Open access peer-reviewed chapter

Introductory Chapter: General Features of Reptiles and Amphibians

By David Ramiro Aguillón Gutiérrez

Submitted: October 16th 2017Reviewed: March 12th 2018Published: July 18th 2018

DOI: 10.5772/intechopen.76405

Downloaded: 767

1. Introduction

Reptiles and amphibians are ectothermic vertebrate animals with a wide distribution on the planet [1]. Although there are similarities between these biological groups, they also have many differences; however, both are studied under the same science, herpetology.

The reasons why herpetology studies these two groups (reptiles and amphibians) are not only exclusively based on taxonomy or phylogenetics (reptiles certainly originated from amphibians), but also in ecology, as the methods to study both reptiles and amphibians are in many cases similar [2].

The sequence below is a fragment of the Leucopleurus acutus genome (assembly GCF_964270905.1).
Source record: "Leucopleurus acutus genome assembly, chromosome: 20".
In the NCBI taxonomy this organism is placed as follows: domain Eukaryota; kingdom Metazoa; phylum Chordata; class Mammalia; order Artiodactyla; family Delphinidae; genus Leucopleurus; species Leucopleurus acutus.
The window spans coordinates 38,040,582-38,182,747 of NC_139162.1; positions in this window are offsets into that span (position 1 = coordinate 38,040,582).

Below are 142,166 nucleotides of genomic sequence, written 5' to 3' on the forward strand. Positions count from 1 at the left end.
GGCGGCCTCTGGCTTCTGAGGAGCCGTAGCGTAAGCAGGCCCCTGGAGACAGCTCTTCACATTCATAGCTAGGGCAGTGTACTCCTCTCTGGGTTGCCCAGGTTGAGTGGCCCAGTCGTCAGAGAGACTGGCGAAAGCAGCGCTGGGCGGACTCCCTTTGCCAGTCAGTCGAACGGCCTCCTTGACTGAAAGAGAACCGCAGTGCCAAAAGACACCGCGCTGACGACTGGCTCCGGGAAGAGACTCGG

Reptiles (Class Reptilia or Sauropsida) are organisms that have scales on the skin, are amniotes, which have colonized almost all terrestrial and marine environments, originated in the Carboniferous from the amphibians, they have a tricameral or tetracameral (crocodiles) heart, are phylogenetically related to birds (these arose from reptiles), ectotherms, and are characterized by being very efficient in the use of energy. Currently, there are four orders of reptiles with living representatives: Testudines (turtles), Squamata (snakes and lizards), Crocodilia (crocodiles, alligators, and gharials), and Sphenodontia or Rhynchocephalia (tuataras), of which there are only two species in New Zealand [3].